Outside of Kellogg, John is Founder of TabletTeach, an early-stage K-8 peer-learning company that provides students the ‘learning tools’ (apps) and learning goals (“Quests”), so they can teach each other Common Core Math and Language Arts material in a fun, cooperative environment. He is also principal consultant at miniati.com, a boutique consulting firm specializing in Agile product management for small, mid-sized and large technology companies.
John received his BS in Engineering from Cornell and is a graduate of Northwestern’s MMM Program (dual Kellogg MBA and McCorkmick Masters of Engineering Management). He holds two mobile patents (US patents #7,277,927: systems for saving internet content into a handheld device and #7277,923: systems for automatically accessing internet information from a local application on a handheld mobile device) and lives in Chicago with his daughter.
Mike Lippitz researches and develops strategies, policies and management systems to enhance corporate competitiveness and government effectiveness. Combining experience in government, business and technology—and translating across those communities for high-level decision makers—has been the focus of his career. Areas of expertise include corporate entrepreneurship, innovation management, global technology scouting, and long-term science and technology management. His current research focus is finding and characterizing Innovation Communities around the world. His book with Robert C. Wolcott—Grow from Within: Mastering Corporate Entrepreneurship and Innovation, released in 2010—sets out strategic options for large, established companies seeking to create new businesses on an ongoing basis. He advises private corporations and the US Department of Defense on innovation policy and practices.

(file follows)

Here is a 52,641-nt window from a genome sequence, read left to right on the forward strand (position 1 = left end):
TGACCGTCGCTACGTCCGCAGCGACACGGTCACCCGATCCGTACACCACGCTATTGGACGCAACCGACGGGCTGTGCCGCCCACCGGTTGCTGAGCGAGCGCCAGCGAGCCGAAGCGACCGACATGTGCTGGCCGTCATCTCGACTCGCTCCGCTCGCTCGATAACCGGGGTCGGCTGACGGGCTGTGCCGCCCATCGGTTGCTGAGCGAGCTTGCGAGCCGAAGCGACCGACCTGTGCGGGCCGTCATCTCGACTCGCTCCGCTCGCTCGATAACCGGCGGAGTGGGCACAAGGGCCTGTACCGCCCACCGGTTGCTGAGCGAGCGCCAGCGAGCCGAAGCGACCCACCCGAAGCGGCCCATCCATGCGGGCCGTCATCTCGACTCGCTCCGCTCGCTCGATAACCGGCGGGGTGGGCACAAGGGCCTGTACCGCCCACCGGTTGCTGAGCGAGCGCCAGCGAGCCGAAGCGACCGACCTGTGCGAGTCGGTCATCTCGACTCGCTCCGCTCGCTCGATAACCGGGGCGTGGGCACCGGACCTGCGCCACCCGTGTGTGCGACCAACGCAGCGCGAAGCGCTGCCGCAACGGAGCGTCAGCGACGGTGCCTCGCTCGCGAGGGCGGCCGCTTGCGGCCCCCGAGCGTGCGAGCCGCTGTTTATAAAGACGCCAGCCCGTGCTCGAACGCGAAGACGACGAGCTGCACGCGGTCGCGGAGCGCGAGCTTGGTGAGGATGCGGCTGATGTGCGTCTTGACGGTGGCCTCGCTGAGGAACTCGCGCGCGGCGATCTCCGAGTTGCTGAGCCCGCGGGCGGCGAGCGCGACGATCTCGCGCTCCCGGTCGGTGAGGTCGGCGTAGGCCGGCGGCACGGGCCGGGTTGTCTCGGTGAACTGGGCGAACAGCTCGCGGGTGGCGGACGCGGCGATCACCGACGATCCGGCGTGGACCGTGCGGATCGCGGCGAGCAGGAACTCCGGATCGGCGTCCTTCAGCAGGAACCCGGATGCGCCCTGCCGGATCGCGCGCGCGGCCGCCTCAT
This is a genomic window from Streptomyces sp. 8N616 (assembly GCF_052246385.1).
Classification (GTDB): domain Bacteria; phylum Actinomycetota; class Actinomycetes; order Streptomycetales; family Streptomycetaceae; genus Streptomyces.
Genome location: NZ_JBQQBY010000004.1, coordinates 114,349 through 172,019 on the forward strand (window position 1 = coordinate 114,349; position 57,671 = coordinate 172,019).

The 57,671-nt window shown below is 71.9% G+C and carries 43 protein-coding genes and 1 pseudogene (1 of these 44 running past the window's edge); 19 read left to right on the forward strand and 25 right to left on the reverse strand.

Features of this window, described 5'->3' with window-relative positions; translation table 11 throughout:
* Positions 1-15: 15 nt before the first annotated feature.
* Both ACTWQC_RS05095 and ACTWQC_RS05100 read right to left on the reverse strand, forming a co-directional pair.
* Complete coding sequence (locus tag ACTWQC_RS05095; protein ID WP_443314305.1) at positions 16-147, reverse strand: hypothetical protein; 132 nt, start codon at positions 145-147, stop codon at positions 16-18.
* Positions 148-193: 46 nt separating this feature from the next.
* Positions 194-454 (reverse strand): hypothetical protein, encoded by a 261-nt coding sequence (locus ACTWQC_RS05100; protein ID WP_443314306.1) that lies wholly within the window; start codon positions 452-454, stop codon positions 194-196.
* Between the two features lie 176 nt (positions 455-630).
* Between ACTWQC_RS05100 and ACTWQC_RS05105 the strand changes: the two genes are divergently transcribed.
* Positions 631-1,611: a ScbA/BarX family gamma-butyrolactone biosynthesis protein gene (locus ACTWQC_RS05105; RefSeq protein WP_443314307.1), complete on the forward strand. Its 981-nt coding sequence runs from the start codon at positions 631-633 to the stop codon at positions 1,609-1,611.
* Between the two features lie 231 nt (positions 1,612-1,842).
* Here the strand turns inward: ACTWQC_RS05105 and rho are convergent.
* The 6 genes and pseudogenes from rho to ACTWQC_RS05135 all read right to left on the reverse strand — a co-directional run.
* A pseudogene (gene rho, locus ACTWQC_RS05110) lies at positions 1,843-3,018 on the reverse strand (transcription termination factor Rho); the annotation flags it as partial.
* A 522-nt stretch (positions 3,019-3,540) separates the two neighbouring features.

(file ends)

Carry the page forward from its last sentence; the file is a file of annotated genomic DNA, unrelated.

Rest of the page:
Pallavi writes and edits business stories and case studies produced from the Center in collaboration with Professor Mohan Sawhney and industry experts. Her professional interests include issues and themes in technology, innovation, strategic marketing, and product management. She manages the Technology and Innovation in Development Fellowships, a unique program offered by the Center to first-year MBA students. Selected students participate in 10-week summer internships at social enterprises in India and East Africa that leverage technology for economic development. In addition, she manages the Center’s relationship with corporate partners. Prior to working at CRTI, Pallavi spent ten years in branding and communications for Chicago-area companies.
Rahi Gurung oversees and manages operations and business admininistration for the Center for Research in Technology and Innovation. In his current role, he is responsible for supporting the faculty with executive education programs and managing the CRTI's inner-admininstration details. Gurung has held a position with the Kellogg School of Management for over ten years, working previously with the Marketing Department. He is also an entreprenuer, managing a retail business in the city of Chicago.